Wren with her stupid camera. That was always how the trouble got started. She’d take a photo of someone that didn’t want to be photographed and it would start a fight, or she’s want to take pictures of some bank or a hotel and the security would hassle them and then Wren would take out this paper she’d printed from a web site stating her rights and get into an argument with someone with a gun or a night stick. It had even gone wrong in the other direction; a couple of guys at Baker beach and Wren takes their pictures and pretty soon she wants a shot with them and Natasha, and it’s a nude beach, so what the hell, everybody take it off, and a month later Natasha’s looking at this disgusting photo of herself with Sven and Pauly (the guys from the beach) hanging from the wall of some makeshift co-op gallery and it’s made even more painful by the fact that she’d ended up dating Pauly for a week until she discovered that he was unemployed and living with another girlfriend. Wren with her stupid camera. Now here they were, trespassing, way beyond the danger signs posted on the sagging and compromised chain link fence, making their way into the charred out ruins of some weird tower in the middle of nowhere. Their car was a hopeless hike behind them, parked on a turnout along highway one. They had been driving along when Wren said suddenly,
“Look at that weird fence.” And before Natasha could look Wren was already pulling over and climbing out with her Camera. Natasha climbed out to stretch her legs while Wren took a few pictures of the eight foot fence.
“Why is it here, do you think?” Wren was asking. “To keep us out, or to keep something in?”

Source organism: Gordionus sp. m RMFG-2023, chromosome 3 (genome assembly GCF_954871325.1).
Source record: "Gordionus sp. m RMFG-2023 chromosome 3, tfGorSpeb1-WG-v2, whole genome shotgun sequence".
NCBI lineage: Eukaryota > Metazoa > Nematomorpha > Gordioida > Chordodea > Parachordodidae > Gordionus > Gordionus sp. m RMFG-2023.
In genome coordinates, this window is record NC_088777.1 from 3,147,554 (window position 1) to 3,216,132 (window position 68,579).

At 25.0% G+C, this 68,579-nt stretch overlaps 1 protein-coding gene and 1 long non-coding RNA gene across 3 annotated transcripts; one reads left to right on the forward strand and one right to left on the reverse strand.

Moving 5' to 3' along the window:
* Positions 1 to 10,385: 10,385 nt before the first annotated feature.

“Maybe to prevent a landslide.” Natasha suggested studying the tips of her chestnut brown hair. It was time for a trim.
“No, this is like a little ravine, there wouldn’t be a landslide coming from here.”
“Well, like you said, maybe it’s just to keep us out. We should get going, I’m getting hungry.” Natasha released her locks and gave her head a flick to send them back over her shoulders.
“I wonder why.” Wren had said, and that was that. After throwing a stick at it to see if it was an electrified fence, Wren was making her way up and over, and Natasha, looking over her shoulder for angry park rangers or mountain people, had scrambled over behind her, protesting in vain. From there they had followed the babbling brook, Wren snapping away and speculating that the fence was meant to keep deer off the highway. Then it was up an embankment and through some trees and into this clearing where the weird charred out remains of a tower stood shadowed by the nearby ridge of evergreens.
“I just don’t think it looks safe.” Natasha said and planted her hands on her hips.
Wren having already frenzied with the camera on the outside of the tower was pressing on towards the black doorway gaping like an open mouth.
“It’s fine.” Wren said and with a step disappeared beyond the threshold. Natasha crept closer.